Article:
Principles of Gas Compressors
The compression of air and other gasses is an important step in many industrial processes. Fundamentally, compression of a gas is the conversion of kinetic energy from some power source (electric motor, combustion engine, turbine, etc.) into potential energy stored within the working fluid as increased pressure. The stored energy may later be recovered by allowing the gas to expand and decompress.
Many devices have been developed to compress gases. For low to intermediate flow rates across a range of pressures, positive displacement compressors are the most common. These compressors operate by mechanically reducing the volume of a gas, thereby raising its pressure. Piston and diaphragm compressors utilize a linear action to achieve compression, and thereby produce an inherently pulsatile output. Positive displacement compressors which utilize a rotational action, such as rotary vane, rotary screw, and scroll compressors typically provide a more continuous output.
Among these different designs, a rotary screw compressor provides compressed air to the Martigny fueling station, while several air-driven reciprocating piston-type gas boosters are used to compress hydrogen.
Operation of a Rotary-Screw Compressor
Rotary screw compressors are positive-displacement devices which enable continuous delivery of relatively high volume flow rates, without excessive pulsation. The compressor housing contains two intermeshing helical ‘screws’, which are driven by an external motor and gear train. Tight tolerances between the two screws, and the screws and the compressor housing, create a dynamic seal as the screws rotate. As a result, each ‘valley’ of the screw creates a helical cavity.
At the intake side of the compressor, gas is allowed to fill the cavity via an intake port in the compressor housing. As the screw turns, the cavity rotates past the intake port, effectively sealing the volume of gas within the cavity. Further rotation of the screw causes the helical length of the cavity to be reduced (similar to the ‘shortening’ of the exposed thread of a screw as it is tightened). As the screw turns and the length and volume of the cavity decrease, the pressure within the cavity continues to build. Finally, at the exhaust side of the compressor, the cavity rotates past an exhaust port where the high-pressure gas is driven out of the compressor at the desired final pressure.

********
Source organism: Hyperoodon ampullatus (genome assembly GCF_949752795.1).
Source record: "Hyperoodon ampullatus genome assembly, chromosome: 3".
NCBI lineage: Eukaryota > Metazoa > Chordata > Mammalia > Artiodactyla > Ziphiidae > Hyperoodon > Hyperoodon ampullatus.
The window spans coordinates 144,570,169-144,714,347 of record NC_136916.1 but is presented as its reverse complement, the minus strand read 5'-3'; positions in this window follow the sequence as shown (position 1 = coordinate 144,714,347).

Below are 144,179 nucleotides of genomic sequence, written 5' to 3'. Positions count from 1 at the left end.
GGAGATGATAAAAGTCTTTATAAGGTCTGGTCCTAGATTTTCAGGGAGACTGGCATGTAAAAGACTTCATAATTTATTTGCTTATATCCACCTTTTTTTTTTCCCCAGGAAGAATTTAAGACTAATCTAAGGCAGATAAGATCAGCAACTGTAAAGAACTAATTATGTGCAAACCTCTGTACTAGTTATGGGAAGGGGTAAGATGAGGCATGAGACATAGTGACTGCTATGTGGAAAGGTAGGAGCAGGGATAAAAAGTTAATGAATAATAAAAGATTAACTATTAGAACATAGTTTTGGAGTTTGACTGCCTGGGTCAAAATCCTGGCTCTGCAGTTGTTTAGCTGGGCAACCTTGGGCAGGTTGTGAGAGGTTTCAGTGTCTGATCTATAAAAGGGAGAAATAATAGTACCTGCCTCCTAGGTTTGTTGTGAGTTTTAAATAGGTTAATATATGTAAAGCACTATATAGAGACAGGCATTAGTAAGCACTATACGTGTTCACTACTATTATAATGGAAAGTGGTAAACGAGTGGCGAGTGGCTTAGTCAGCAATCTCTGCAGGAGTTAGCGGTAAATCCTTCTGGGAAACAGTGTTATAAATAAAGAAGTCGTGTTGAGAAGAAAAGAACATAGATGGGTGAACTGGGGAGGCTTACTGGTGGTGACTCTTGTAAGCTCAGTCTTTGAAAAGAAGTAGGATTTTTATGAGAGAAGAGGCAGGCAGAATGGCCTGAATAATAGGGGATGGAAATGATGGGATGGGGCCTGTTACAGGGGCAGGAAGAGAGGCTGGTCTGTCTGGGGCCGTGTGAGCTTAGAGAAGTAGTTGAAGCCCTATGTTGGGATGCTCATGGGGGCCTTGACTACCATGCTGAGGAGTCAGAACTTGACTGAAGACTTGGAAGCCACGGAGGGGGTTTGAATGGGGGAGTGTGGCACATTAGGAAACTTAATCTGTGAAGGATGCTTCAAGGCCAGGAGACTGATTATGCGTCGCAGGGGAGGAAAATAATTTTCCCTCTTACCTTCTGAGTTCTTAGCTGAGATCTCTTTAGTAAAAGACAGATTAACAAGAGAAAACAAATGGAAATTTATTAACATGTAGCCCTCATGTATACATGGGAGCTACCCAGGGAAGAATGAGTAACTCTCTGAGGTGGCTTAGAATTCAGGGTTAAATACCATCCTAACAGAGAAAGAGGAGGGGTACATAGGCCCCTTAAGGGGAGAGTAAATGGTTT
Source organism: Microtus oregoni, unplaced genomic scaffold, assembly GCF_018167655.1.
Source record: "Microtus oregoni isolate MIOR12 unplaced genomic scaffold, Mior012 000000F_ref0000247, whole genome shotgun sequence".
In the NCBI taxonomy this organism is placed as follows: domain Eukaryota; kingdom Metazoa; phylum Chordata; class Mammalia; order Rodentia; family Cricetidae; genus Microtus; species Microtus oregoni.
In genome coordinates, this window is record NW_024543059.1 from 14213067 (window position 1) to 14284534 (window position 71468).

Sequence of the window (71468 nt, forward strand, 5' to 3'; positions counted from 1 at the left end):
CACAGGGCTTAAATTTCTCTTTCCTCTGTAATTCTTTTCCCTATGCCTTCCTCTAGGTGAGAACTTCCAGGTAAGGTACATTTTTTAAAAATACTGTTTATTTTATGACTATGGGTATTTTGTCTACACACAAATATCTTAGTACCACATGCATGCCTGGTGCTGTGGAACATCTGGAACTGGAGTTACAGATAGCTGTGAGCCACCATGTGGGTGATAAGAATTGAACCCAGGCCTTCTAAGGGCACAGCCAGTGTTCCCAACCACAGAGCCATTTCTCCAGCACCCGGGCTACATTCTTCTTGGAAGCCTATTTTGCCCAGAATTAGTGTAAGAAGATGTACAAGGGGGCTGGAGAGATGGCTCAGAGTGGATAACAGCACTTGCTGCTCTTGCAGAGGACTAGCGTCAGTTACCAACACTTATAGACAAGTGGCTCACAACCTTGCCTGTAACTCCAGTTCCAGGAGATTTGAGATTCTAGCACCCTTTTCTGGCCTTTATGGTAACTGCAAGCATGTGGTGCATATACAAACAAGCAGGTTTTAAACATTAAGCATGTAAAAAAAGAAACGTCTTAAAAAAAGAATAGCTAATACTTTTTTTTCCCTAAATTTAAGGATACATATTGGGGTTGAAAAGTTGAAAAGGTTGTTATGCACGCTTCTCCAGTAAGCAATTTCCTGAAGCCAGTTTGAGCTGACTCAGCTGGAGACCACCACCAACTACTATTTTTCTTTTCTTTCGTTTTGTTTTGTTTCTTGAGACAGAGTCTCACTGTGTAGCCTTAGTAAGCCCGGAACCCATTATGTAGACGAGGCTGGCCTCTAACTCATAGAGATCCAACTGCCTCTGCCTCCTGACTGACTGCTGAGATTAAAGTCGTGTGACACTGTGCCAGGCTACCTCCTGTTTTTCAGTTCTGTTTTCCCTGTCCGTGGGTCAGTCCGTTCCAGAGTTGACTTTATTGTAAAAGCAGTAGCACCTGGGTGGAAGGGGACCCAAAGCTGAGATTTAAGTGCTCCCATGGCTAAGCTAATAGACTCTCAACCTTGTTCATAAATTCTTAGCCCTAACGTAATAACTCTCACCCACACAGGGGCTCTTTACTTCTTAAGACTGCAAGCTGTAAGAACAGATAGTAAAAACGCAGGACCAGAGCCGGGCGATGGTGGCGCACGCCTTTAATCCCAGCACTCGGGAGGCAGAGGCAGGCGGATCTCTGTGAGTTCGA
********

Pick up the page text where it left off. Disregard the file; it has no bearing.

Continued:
Unlike many other positive-displacement compressors, rotary screw compressors provide a continuous flow of compressed gas. As a result, the output flow rate of the compressor is directly proportional to speed of the drive motor. By using a variable-frequency drive, it is possible to modulate the speed of the compressor to achieve a wide range of flow rates. The efficiency of the compressor is thus greatly improved by only supplying the power needed to meet the immediate demand for compressed gas. Moreover, the compressor may be operated semi-continously, reducing the need for compressed air storage, and reducing the number the number of ‘start-stop’ events.
Prior to compression, the intake air is filtered to remove particulates which could damage the compressor or any downstream consumers. After exiting the compressor, the air must be treated to ensure that it is clean and dry before being supplied to the hydrogen gas boosters or other air consumers. Any oil is removed by passing through an oil mist eliminator, which essentially uses a fine filter element to capture small droplets of oil. Following the oil separator, the compressed air passes through a refrigerated dryer to remove any water vapor. Inside the dryer, the air is cooled to just a few degrees above the freezing point of water, causing much of the humidity to condense. The air leaving the dryer thus has a precisely known dew point and relative humidity. The condensate is automatically discharged from the system, allowing for continuous operation.
Installed at Martigny Filling Station Demonstrator
A Kaeser BSD-75 series variable frequency drive rotary screw air compressor is used to supply clean, dry compressed air to the fueling station demonstrator. This compressor plays the critical role of supplying compressed air to drive the multiple stages of reciprocating gas boosters needed to compress the hydrogen from 10 bar (at the electrolyzer outlet) up to 900 bar (for filling vehicles to 750 bar). Waste heat is also recovered from the system and used to heat the building, and release hydrogen from the 2kg hydride H2 storage.